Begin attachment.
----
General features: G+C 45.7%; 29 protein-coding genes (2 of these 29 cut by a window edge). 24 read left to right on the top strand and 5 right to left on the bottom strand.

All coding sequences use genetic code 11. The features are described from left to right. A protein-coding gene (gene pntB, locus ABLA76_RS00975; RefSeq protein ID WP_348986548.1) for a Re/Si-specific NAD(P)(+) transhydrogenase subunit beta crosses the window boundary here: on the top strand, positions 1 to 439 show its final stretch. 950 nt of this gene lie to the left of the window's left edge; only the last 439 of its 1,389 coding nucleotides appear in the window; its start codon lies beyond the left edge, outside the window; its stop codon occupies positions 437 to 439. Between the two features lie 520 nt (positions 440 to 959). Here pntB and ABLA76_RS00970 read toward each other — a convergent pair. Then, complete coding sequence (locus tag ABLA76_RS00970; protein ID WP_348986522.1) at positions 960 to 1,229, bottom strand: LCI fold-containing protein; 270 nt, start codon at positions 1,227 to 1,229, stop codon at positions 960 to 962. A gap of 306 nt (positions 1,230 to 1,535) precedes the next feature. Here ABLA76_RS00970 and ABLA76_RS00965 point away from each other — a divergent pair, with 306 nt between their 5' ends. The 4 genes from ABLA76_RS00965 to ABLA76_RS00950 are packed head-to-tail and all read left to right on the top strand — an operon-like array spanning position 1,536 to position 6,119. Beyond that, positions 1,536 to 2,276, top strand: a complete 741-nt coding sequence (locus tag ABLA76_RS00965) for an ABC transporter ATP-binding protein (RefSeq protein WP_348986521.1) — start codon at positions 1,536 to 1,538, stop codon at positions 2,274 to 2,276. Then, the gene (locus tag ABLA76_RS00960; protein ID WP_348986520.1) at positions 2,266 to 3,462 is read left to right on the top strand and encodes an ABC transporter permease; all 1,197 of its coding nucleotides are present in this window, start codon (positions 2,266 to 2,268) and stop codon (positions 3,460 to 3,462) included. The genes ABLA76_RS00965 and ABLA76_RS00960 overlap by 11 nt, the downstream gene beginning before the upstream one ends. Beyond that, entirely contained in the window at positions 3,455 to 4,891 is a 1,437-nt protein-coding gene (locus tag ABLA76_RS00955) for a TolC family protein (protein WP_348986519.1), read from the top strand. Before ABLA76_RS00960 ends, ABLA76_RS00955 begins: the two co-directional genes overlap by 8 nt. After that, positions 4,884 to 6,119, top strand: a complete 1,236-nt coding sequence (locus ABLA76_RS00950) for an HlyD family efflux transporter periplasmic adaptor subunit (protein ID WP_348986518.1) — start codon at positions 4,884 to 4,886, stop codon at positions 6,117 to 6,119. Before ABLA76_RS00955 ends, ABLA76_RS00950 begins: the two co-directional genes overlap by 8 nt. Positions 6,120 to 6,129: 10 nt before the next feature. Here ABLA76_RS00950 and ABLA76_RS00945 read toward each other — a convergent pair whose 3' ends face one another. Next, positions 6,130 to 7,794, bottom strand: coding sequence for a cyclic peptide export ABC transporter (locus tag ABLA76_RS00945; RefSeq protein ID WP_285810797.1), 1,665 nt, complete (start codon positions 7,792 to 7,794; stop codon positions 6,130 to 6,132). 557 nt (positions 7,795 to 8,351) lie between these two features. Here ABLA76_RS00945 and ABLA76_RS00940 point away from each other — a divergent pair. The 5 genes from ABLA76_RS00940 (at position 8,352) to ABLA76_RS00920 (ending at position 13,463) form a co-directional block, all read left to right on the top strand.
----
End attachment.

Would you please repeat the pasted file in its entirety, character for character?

General features: G+C 45.7%; 29 protein-coding genes (2 of these 29 cut by a window edge). 24 read left to right on the top strand and 5 right to left on the bottom strand.

All coding sequences use genetic code 11. The features are described from left to right. A protein-coding gene (gene pntB, locus ABLA76_RS00975; RefSeq protein ID WP_348986548.1) for a Re/Si-specific NAD(P)(+) transhydrogenase subunit beta crosses the window boundary here: on the top strand, positions 1 to 439 show its final stretch. 950 nt of this gene lie to the left of the window's left edge; only the last 439 of its 1,389 coding nucleotides appear in the window; its start codon lies beyond the left edge, outside the window; its stop codon occupies positions 437 to 439. Between the two features lie 520 nt (positions 440 to 959). Here pntB and ABLA76_RS00970 read toward each other — a convergent pair. Then, complete coding sequence (locus tag ABLA76_RS00970; protein ID WP_348986522.1) at positions 960 to 1,229, bottom strand: LCI fold-containing protein; 270 nt, start codon at positions 1,227 to 1,229, stop codon at positions 960 to 962. A gap of 306 nt (positions 1,230 to 1,535) precedes the next feature. Here ABLA76_RS00970 and ABLA76_RS00965 point away from each other — a divergent pair, with 306 nt between their 5' ends. The 4 genes from ABLA76_RS00965 to ABLA76_RS00950 are packed head-to-tail and all read left to right on the top strand — an operon-like array spanning position 1,536 to position 6,119. Beyond that, positions 1,536 to 2,276, top strand: a complete 741-nt coding sequence (locus tag ABLA76_RS00965) for an ABC transporter ATP-binding protein (RefSeq protein WP_348986521.1) — start codon at positions 1,536 to 1,538, stop codon at positions 2,274 to 2,276. Then, the gene (locus tag ABLA76_RS00960; protein ID WP_348986520.1) at positions 2,266 to 3,462 is read left to right on the top strand and encodes an ABC transporter permease; all 1,197 of its coding nucleotides are present in this window, start codon (positions 2,266 to 2,268) and stop codon (positions 3,460 to 3,462) included. The genes ABLA76_RS00965 and ABLA76_RS00960 overlap by 11 nt, the downstream gene beginning before the upstream one ends. Beyond that, entirely contained in the window at positions 3,455 to 4,891 is a 1,437-nt protein-coding gene (locus tag ABLA76_RS00955) for a TolC family protein (protein WP_348986519.1), read from the top strand. Before ABLA76_RS00960 ends, ABLA76_RS00955 begins: the two co-directional genes overlap by 8 nt. After that, positions 4,884 to 6,119, top strand: a complete 1,236-nt coding sequence (locus ABLA76_RS00950) for an HlyD family efflux transporter periplasmic adaptor subunit (protein ID WP_348986518.1) — start codon at positions 4,884 to 4,886, stop codon at positions 6,117 to 6,119. Before ABLA76_RS00955 ends, ABLA76_RS00950 begins: the two co-directional genes overlap by 8 nt. Positions 6,120 to 6,129: 10 nt before the next feature. Here ABLA76_RS00950 and ABLA76_RS00945 read toward each other — a convergent pair whose 3' ends face one another. Next, positions 6,130 to 7,794, bottom strand: coding sequence for a cyclic peptide export ABC transporter (locus tag ABLA76_RS00945; RefSeq protein ID WP_285810797.1), 1,665 nt, complete (start codon positions 7,792 to 7,794; stop codon positions 6,130 to 6,132). 557 nt (positions 7,795 to 8,351) lie between these two features. Here ABLA76_RS00945 and ABLA76_RS00940 point away from each other — a divergent pair. The 5 genes from ABLA76_RS00940 (at position 8,352) to ABLA76_RS00920 (ending at position 13,463) form a co-directional block, all read left to right on the top strand.